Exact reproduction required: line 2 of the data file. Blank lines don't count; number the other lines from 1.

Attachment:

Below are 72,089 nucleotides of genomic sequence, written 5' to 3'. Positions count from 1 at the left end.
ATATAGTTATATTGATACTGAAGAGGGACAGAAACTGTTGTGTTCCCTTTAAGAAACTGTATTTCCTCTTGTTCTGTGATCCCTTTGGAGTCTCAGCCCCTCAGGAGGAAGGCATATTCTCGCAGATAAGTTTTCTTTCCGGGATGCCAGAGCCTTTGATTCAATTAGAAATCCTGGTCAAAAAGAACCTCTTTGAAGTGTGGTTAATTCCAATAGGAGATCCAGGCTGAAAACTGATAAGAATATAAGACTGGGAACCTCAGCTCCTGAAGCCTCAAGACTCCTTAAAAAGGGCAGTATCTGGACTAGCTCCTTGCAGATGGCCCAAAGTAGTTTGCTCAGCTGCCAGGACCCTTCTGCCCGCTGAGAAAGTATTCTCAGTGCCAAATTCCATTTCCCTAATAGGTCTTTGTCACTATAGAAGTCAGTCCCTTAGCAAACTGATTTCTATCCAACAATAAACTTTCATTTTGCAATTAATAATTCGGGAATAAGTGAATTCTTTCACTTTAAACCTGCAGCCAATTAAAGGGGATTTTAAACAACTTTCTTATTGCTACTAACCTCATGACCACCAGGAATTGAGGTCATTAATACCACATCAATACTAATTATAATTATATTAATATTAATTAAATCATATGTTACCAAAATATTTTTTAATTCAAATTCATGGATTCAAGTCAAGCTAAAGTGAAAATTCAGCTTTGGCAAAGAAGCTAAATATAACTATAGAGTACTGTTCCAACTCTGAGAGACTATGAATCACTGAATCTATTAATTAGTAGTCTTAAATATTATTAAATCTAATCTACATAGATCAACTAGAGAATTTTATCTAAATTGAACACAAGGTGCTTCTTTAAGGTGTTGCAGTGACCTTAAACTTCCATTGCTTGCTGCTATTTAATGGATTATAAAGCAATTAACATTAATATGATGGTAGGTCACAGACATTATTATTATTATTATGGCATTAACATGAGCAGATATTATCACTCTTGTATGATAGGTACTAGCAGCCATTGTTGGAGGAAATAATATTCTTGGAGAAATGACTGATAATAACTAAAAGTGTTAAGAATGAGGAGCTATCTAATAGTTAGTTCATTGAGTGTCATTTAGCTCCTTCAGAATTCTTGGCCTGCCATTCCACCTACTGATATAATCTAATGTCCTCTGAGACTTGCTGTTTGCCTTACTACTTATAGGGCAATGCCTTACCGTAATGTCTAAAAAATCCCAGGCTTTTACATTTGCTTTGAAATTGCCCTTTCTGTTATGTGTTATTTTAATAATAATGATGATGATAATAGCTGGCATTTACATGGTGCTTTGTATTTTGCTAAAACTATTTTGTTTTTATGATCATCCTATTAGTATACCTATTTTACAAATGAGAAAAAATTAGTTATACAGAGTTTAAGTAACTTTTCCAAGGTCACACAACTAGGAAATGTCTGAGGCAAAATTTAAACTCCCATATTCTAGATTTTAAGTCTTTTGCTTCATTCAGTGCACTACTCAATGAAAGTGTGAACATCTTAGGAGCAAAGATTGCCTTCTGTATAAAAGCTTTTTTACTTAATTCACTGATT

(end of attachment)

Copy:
ATATAGTTATATTGATACTGAAGAGGGACAGAAACTGTTGTGTTCCCTTTAAGAAACTGTATTTCCTCTTGTTCTGTGATCCCTTTGGAGTCTCAGCCCCTCAGGAGGAAGGCATATTCTCGCAGATAAGTTTTCTTTCCGGGATGCCAGAGCCTTTGATTCAATTAGAAATCCTGGTCAAAAAGAACCTCTTTGAAGTGTGGTTAATTCCAATAGGAGATCCAGGCTGAAAACTGATAAGAATATAAGACTGGGAACCTCAGCTCCTGAAGCCTCAAGACTCCTTAAAAAGGGCAGTATCTGGACTAGCTCCTTGCAGATGGCCCAAAGTAGTTTGCTCAGCTGCCAGGACCCTTCTGCCCGCTGAGAAAGTATTCTCAGTGCCAAATTCCATTTCCCTAATAGGTCTTTGTCACTATAGAAGTCAGTCCCTTAGCAAACTGATTTCTATCCAACAATAAACTTTCATTTTGCAATTAATAATTCGGGAATAAGTGAATTCTTTCACTTTAAACCTGCAGCCAATTAAAGGGGATTTTAAACAACTTTCTTATTGCTACTAACCTCATGACCACCAGGAATTGAGGTCATTAATACCACATCAATACTAATTATAATTATATTAATATTAATTAAATCATATGTTACCAAAATATTTTTTAATTCAAATTCATGGATTCAAGTCAAGCTAAAGTGAAAATTCAGCTTTGGCAAAGAAGCTAAATATAACTATAGAGTACTGTTCCAACTCTGAGAGACTATGAATCACTGAATCTATTAATTAGTAGTCTTAAATATTATTAAATCTAATCTACATAGATCAACTAGAGAATTTTATCTAAATTGAACACAAGGTGCTTCTTTAAGGTGTTGCAGTGACCTTAAACTTCCATTGCTTGCTGCTATTTAATGGATTATAAAGCAATTAACATTAATATGATGGTAGGTCACAGACATTATTATTATTATTATGGCATTAACATGAGCAGATATTATCACTCTTGTATGATAGGTACTAGCAGCCATTGTTGGAGGAAATAATATTCTTGGAGAAATGACTGATAATAACTAAAAGTGTTAAGAATGAGGAGCTATCTAATAGTTAGTTCATTGAGTGTCATTTAGCTCCTTCAGAATTCTTGGCCTGCCATTCCACCTACTGATATAATCTAATGTCCTCTGAGACTTGCTGTTTGCCTTACTACTTATAGGGCAATGCCTTACCGTAATGTCTAAAAAATCCCAGGCTTTTACATTTGCTTTGAAATTGCCCTTTCTGTTATGTGTTATTTTAATAATAATGATGATGATAATAGCTGGCATTTACATGGTGCTTTGTATTTTGCTAAAACTATTTTGTTTTTATGATCATCCTATTAGTATACCTATTTTACAAATGAGAAAAAATTAGTTATACAGAGTTTAAGTAACTTTTCCAAGGTCACACAACTAGGAAATGTCTGAGGCAAAATTTAAACTCCCATATTCTAGATTTTAAGTCTTTTGCTTCATTCAGTGCACTACTCAATGAAAGTGTGAACATCTTAGGAGCAAAGATTGCCTTCTGTATAAAAGCTTTTTTACTTAATTCACTGATT